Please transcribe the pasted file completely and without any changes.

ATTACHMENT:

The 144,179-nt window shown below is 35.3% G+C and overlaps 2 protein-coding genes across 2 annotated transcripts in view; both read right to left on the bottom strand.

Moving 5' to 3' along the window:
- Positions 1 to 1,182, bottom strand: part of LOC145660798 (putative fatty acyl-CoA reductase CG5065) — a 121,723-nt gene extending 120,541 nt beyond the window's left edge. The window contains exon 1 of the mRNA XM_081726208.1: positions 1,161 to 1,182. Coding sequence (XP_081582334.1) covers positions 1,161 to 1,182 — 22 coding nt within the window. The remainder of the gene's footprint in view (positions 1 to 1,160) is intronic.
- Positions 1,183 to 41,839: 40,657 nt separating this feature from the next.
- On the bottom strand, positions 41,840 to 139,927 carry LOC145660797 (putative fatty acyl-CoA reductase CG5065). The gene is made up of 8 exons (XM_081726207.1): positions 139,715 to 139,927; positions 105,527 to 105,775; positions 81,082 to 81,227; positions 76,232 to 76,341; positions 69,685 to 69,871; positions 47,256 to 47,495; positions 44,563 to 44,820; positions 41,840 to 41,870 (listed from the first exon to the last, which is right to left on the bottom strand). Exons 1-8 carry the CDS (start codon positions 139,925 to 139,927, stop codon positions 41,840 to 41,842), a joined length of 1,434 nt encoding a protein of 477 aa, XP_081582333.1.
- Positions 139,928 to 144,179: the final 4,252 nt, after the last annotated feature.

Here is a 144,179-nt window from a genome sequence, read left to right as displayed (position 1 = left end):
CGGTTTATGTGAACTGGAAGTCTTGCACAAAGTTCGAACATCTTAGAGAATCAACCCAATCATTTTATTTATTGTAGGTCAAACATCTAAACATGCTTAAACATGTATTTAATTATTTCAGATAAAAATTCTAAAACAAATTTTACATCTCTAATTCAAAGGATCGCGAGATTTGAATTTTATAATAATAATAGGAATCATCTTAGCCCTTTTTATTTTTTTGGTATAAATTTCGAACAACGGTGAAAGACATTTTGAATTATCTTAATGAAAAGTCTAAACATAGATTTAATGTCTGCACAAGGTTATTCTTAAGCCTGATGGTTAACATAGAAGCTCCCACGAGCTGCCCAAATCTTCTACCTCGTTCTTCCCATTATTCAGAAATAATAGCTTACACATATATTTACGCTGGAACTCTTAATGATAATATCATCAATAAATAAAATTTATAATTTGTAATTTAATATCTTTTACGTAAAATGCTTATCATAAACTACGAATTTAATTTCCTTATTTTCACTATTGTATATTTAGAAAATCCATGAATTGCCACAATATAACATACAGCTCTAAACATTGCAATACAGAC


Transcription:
The 144,179-nt window shown below is 35.3% G+C and overlaps 2 protein-coding genes across 2 annotated transcripts in view; both read right to left on the bottom strand.

Moving 5' to 3' along the window:
- Positions 1 to 1,182, bottom strand: part of LOC145660798 (putative fatty acyl-CoA reductase CG5065) — a 121,723-nt gene extending 120,541 nt beyond the window's left edge. The window contains exon 1 of the mRNA XM_081726208.1: positions 1,161 to 1,182. Coding sequence (XP_081582334.1) covers positions 1,161 to 1,182 — 22 coding nt within the window. The remainder of the gene's footprint in view (positions 1 to 1,160) is intronic.
- Positions 1,183 to 41,839: 40,657 nt separating this feature from the next.
- On the bottom strand, positions 41,840 to 139,927 carry LOC145660797 (putative fatty acyl-CoA reductase CG5065). The gene is made up of 8 exons (XM_081726207.1): positions 139,715 to 139,927; positions 105,527 to 105,775; positions 81,082 to 81,227; positions 76,232 to 76,341; positions 69,685 to 69,871; positions 47,256 to 47,495; positions 44,563 to 44,820; positions 41,840 to 41,870 (listed from the first exon to the last, which is right to left on the bottom strand). Exons 1-8 carry the CDS (start codon positions 139,925 to 139,927, stop codon positions 41,840 to 41,842), a joined length of 1,434 nt encoding a protein of 477 aa, XP_081582333.1.
- Positions 139,928 to 144,179: the final 4,252 nt, after the last annotated feature.

Here is a 144,179-nt window from a genome sequence, read left to right as displayed (position 1 = left end):
CGGTTTATGTGAACTGGAAGTCTTGCACAAAGTTCGAACATCTTAGAGAATCAACCCAATCATTTTATTTATTGTAGGTCAAACATCTAAACATGCTTAAACATGTATTTAATTATTTCAGATAAAAATTCTAAAACAAATTTTACATCTCTAATTCAAAGGATCGCGAGATTTGAATTTTATAATAATAATAGGAATCATCTTAGCCCTTTTTATTTTTTTGGTATAAATTTCGAACAACGGTGAAAGACATTTTGAATTATCTTAATGAAAAGTCTAAACATAGATTTAATGTCTGCACAAGGTTATTCTTAAGCCTGATGGTTAACATAGAAGCTCCCACGAGCTGCCCAAATCTTCTACCTCGTTCTTCCCATTATTCAGAAATAATAGCTTACACATATATTTACGCTGGAACTCTTAATGATAATATCATCAATAAATAAAATTTATAATTTGTAATTTAATATCTTTTACGTAAAATGCTTATCATAAACTACGAATTTAATTTCCTTATTTTCACTATTGTATATTTAGAAAATCCATGAATTGCCACAATATAACATACAGCTCTAAACATTGCAATACAGAC